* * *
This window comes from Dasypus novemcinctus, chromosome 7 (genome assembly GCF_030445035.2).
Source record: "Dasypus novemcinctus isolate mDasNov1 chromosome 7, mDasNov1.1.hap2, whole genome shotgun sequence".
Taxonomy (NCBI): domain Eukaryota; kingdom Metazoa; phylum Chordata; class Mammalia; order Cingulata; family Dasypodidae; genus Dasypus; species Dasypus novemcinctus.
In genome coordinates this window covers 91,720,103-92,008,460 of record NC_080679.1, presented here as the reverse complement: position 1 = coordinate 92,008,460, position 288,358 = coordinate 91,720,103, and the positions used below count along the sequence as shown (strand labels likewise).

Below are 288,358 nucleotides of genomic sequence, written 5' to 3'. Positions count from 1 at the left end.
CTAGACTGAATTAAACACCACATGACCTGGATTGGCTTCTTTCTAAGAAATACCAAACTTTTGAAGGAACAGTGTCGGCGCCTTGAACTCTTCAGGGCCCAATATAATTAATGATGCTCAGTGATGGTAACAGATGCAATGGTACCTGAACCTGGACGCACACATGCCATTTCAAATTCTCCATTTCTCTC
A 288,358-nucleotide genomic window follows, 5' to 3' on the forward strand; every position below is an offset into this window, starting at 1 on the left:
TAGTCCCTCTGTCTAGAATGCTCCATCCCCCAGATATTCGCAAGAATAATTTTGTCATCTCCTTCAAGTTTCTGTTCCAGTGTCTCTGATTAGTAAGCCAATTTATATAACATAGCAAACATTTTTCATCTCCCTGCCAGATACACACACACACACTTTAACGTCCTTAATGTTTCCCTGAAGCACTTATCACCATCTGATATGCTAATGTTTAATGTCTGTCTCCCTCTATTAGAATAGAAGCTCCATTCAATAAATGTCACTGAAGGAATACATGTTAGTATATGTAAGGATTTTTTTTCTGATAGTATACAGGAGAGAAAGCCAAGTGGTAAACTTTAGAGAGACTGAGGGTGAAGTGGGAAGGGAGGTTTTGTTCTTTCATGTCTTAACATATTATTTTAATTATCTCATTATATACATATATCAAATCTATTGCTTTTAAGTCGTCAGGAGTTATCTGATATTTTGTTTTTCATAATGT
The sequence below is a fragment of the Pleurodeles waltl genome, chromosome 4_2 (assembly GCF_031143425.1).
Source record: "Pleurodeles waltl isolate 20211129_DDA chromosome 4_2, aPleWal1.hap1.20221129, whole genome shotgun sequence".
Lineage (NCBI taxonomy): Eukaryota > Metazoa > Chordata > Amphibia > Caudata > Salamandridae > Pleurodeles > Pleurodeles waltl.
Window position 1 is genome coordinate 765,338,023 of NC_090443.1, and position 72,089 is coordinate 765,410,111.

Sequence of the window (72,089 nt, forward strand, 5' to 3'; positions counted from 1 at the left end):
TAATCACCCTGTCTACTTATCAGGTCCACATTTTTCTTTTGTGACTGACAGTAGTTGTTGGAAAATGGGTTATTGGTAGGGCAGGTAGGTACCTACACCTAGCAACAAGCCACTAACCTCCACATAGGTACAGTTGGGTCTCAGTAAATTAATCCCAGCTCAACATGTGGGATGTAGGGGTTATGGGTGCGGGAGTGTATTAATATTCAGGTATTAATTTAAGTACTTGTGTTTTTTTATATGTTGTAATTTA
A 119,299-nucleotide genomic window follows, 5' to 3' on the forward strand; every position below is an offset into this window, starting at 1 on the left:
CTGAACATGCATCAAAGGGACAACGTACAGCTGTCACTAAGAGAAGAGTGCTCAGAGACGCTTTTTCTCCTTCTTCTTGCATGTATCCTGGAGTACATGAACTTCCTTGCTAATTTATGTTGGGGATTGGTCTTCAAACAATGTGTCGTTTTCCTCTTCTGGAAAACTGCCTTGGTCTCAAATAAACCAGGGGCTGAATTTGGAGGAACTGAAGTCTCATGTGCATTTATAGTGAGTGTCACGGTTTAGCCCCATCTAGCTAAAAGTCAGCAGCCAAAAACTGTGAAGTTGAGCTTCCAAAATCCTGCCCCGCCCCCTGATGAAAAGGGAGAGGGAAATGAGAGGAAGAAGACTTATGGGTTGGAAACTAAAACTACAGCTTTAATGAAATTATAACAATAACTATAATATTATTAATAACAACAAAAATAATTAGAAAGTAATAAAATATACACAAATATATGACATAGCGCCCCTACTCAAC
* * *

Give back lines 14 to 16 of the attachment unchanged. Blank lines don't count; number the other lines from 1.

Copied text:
TAATCACCCTGTCTACTTATCAGGTCCACATTTTTCTTTTGTGACTGACAGTAGTTGTTGGAAAATGGGTTATTGGTAGGGCAGGTAGGTACCTACACCTAGCAACAAGCCACTAACCTCCACATAGGTACAGTTGGGTCTCAGTAAATTAATCCCAGCTCAACATGTGGGATGTAGGGGTTATGGGTGCGGGAGTGTATTAATATTCAGGTATTAATTTAAGTACTTGTGTTTTTTTATATGTTGTAATTTA
A 119,299-nucleotide genomic window follows, 5' to 3' on the forward strand; every position below is an offset into this window, starting at 1 on the left:
CTGAACATGCATCAAAGGGACAACGTACAGCTGTCACTAAGAGAAGAGTGCTCAGAGACGCTTTTTCTCCTTCTTCTTGCATGTATCCTGGAGTACATGAACTTCCTTGCTAATTTATGTTGGGGATTGGTCTTCAAACAATGTGTCGTTTTCCTCTTCTGGAAAACTGCCTTGGTCTCAAATAAACCAGGGGCTGAATTTGGAGGAACTGAAGTCTCATGTGCATTTATAGTGAGTGTCACGGTTTAGCCCCATCTAGCTAAAAGTCAGCAGCCAAAAACTGTGAAGTTGAGCTTCCAAAATCCTGCCCCGCCCCCTGATGAAAAGGGAGAGGGAAATGAGAGGAAGAAGACTTATGGGTTGGAAACTAAAACTACAGCTTTAATGAAATTATAACAATAACTATAATATTATTAATAACAACAAAAATAATTAGAAAGTAATAAAATATACACAAATATATGACATAGCGCCCCTACTCAAC